New findings discovered in Beijing traced back to 3,000 years ago
Published: Apr 01, 2021 09:55 PM
Photo: Li Hao/GT

Photo: Li Hao/GT

 New archeological findings from ancient China's Western Zhou Dynasty (1,046 BC-771 BC) have been introduced to the public at the excavation site in Liulihe town, Fangshan district, southwestern Beijing. 

The findings in Liulihe suggest that the region used to be the capital and original fiefdom of the Yan kingdom during the Western Zhou Dynasty.

The Liulihe heritage offers the earliest traces of Beijing known so far.

Archeologists have found earth city walls, city ruins and tombs in Liulihe. In recent years, bronze knives, arrows, jade items, stoneware, bones and pottery have also been unearthed at the site. The 20,000 pottery pieces show the features not only of Zhou culture but also the Shang Dynasty (1,600 BC-1,046 BC) and local Yan culture.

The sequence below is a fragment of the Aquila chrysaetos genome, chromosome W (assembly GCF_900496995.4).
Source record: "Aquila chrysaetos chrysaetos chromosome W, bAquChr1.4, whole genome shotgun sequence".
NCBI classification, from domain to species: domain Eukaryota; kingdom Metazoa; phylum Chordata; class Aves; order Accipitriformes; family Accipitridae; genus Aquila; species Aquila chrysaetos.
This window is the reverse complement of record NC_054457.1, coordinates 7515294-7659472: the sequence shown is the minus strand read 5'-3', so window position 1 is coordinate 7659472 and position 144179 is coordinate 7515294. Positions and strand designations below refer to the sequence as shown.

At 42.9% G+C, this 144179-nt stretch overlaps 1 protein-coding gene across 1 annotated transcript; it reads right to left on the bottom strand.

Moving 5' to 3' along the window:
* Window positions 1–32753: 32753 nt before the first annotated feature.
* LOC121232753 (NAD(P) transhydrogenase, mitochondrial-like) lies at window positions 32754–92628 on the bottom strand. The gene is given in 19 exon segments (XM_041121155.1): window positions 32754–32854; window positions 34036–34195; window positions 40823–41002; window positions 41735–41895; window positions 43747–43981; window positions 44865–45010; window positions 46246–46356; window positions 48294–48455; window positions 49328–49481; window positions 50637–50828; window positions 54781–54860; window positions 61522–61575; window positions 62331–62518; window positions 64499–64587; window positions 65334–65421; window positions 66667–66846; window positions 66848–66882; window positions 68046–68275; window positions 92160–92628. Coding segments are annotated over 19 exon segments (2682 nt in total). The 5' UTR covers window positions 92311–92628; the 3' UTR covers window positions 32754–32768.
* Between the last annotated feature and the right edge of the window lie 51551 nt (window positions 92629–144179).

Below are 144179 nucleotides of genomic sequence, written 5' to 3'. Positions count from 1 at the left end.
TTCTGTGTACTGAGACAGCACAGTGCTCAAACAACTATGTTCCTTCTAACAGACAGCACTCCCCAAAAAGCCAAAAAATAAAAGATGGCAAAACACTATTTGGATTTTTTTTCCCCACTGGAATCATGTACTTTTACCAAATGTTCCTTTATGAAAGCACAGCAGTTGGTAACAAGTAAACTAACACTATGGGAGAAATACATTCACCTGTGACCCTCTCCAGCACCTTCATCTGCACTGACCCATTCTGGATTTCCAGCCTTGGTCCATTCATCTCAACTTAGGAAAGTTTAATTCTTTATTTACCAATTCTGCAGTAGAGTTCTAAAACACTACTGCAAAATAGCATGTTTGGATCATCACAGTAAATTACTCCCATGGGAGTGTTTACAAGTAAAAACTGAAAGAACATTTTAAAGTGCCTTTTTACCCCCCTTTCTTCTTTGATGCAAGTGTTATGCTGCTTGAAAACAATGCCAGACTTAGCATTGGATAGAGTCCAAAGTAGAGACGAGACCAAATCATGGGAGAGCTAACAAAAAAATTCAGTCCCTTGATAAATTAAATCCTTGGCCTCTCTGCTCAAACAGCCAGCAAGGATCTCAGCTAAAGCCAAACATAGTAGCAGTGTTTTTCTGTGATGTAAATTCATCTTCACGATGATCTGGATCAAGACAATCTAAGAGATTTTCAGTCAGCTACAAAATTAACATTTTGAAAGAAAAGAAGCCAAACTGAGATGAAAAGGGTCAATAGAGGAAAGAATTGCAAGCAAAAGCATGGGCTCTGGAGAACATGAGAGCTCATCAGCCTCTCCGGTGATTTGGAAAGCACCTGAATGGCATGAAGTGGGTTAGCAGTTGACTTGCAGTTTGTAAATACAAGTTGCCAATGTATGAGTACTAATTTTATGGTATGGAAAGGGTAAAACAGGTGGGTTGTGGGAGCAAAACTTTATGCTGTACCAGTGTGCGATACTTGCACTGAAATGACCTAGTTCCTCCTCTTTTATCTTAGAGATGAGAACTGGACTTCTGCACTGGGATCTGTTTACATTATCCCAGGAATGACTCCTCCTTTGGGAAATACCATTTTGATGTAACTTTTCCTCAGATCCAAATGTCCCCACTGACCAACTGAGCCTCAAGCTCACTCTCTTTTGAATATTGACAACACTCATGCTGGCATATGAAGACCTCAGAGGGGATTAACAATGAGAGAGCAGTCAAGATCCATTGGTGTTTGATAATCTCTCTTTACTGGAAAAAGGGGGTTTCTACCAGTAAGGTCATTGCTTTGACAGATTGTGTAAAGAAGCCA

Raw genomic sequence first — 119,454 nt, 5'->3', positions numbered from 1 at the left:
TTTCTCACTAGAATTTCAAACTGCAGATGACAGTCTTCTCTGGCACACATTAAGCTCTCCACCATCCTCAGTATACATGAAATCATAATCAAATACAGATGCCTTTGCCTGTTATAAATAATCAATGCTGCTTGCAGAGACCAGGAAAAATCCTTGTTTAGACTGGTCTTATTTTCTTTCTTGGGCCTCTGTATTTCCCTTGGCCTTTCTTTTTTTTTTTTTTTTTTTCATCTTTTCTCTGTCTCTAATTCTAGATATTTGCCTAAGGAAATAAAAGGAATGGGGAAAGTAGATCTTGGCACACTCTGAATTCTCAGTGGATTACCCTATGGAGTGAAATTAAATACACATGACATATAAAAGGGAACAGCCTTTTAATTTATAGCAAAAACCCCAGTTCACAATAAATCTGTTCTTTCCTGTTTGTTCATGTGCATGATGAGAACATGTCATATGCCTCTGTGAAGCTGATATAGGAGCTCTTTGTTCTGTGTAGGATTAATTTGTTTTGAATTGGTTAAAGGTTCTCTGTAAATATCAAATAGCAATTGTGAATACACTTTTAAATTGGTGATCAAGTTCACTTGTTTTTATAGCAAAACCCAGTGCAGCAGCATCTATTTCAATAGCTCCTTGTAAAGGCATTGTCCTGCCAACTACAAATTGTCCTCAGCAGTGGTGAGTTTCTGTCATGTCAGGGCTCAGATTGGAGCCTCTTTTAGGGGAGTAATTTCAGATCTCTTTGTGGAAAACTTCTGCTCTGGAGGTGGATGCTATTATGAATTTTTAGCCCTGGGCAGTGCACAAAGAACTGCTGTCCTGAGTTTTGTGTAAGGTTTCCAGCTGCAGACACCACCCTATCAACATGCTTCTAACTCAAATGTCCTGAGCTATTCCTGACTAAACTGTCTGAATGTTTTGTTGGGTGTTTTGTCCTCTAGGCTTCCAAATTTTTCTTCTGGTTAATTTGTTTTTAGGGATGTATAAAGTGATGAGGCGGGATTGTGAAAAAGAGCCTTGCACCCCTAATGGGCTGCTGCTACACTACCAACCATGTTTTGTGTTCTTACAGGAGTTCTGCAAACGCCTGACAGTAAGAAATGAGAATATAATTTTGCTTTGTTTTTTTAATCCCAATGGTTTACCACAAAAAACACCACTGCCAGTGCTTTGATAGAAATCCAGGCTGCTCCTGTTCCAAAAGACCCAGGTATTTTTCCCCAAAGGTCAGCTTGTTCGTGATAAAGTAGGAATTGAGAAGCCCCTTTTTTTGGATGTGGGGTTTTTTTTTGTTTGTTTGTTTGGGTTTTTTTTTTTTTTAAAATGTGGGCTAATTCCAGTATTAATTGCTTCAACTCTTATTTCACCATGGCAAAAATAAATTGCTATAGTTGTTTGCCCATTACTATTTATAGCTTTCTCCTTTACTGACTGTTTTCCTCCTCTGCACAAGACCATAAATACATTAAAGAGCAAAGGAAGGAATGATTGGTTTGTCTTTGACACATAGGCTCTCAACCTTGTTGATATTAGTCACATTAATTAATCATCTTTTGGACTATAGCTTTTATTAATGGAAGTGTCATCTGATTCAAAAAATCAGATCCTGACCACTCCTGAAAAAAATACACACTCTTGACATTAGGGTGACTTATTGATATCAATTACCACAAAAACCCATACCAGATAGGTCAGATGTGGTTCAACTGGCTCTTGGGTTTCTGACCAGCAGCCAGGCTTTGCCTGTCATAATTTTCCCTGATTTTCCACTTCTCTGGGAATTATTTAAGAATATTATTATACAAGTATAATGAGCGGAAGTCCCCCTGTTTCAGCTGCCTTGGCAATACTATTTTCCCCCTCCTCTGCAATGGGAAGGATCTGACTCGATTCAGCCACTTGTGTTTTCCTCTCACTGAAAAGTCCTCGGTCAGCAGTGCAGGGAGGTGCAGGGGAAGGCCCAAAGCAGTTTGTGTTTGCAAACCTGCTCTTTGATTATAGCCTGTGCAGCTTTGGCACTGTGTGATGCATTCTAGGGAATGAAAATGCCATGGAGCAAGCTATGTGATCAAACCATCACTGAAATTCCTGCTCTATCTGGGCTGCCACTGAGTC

Archeologists also found various seeds, such as millet, wheat and soybeans. Millet is believed to have been the main crop in ancient times in Liulihe.

The excavation work uses cutting-edge technology. For instance, the archeologists first build a 3D measurement and control network before the excavation, and drones have also been used, Wang Jing, who is in charge of the Liulihe excavation site, told the Global Times on Thursday.

Wang noted that the new findings build on knowledge of the Yan kingdom and provide new materials to study the systems of governance in ancient China.